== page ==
"We Look Forward to Working Together"

Alwaleed has announced his intention to take Rotana public within the next two years, a move that could earn News Corp. a handsome return. In News Corp.'s 2010 annual report recently filed with the Securities and Exchange Commission, Alwaleed is referred to only as, "A significant stockholder of the Company, who owns approximately 7% of the Company's Class B Common Stock." (Page 44.)

A News Corp. spokesman in New York declined to discuss the company's investment into Rotana and referred inquires to a colleague in London, who declined to comment. Attempts to reach Prince Alwaleed or a representative of his conglomerate, Riyadh-based Kingdom Holding Co., for comment, were not immediately returned.

But presumed News Corp. heir James Murdoch has publicly touted the company's investment in Rotana. James Murdoch, who's the chairman and CEO of News Corp.'s European and Asian operation, has said: "A stake in Rotana expands our presence in a region with a young and growing population, where [economic] growth is set to outstrip that of more developed economies in the years ahead. Rotana is a leading player in the Middle East, and we look forward to working together."

As usual with Murdoch, money trumps ideology. "News Corp. is a big company, and Murdoch makes decisions based on money and business," says Robert Thompson, a professor of TV and popular culture at Syracuse University. "This isn't a conspiracy of the right or the left. It's a conspiracy of money."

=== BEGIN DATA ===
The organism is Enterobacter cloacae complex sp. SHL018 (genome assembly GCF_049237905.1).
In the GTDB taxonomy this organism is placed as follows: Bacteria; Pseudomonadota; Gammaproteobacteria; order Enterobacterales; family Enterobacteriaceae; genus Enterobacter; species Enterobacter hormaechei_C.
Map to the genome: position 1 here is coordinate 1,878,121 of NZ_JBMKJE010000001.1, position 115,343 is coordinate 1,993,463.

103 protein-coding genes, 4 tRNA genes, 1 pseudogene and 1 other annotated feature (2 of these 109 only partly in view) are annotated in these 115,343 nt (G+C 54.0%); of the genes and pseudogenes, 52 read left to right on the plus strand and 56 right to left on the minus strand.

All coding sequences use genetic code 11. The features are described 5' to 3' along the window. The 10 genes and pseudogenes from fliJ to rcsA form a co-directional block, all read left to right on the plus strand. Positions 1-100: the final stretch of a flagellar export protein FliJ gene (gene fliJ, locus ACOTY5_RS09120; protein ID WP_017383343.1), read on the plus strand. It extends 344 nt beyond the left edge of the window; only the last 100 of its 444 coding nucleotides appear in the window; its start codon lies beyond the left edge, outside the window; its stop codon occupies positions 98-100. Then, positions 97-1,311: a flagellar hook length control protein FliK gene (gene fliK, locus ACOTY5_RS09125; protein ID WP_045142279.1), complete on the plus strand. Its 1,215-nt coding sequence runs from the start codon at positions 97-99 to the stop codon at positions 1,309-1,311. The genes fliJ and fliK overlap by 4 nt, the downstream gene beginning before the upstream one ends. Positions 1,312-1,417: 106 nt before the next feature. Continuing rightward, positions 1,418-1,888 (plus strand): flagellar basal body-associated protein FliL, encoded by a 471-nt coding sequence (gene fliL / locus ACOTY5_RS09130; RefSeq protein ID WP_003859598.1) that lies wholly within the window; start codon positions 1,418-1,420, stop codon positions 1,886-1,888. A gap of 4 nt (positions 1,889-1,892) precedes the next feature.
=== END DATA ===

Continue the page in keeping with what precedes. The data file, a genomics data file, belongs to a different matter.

The Warren Buffett of Saudi Arabia

Routinely listed as one of the top 10 or 20 richest men in the world, Alwaleed has long cultivated deep personal and financial ties with the U.S., especially among powerful business and government officials. Just consider that in 2002, he donated $500,000 to help fund the George Herbert Walker Bush Scholarship at Phillips Academy in Andover, Mass. Above all, Alwaleed is a businessman and a philanthropist, not an ideologue. He has been very generous to Islamic charities and other humanitarian efforts. Alwaleed is such an influential figure that he's been referred to as the Warren Buffett of Saudi Arabia.

Saudi Arabia, which is ruled by Alwaleed's uncle King Abdullah, is, of course, an authoritarian petro-monarchy that actually is governed by Sharia law and is known as one of the top global sponsors of terrorism. A spokesperson for the Saudi embassy in Washington says that while Alwaleed is part of the royal family, he isn't a member of the government, but rather a private citizen.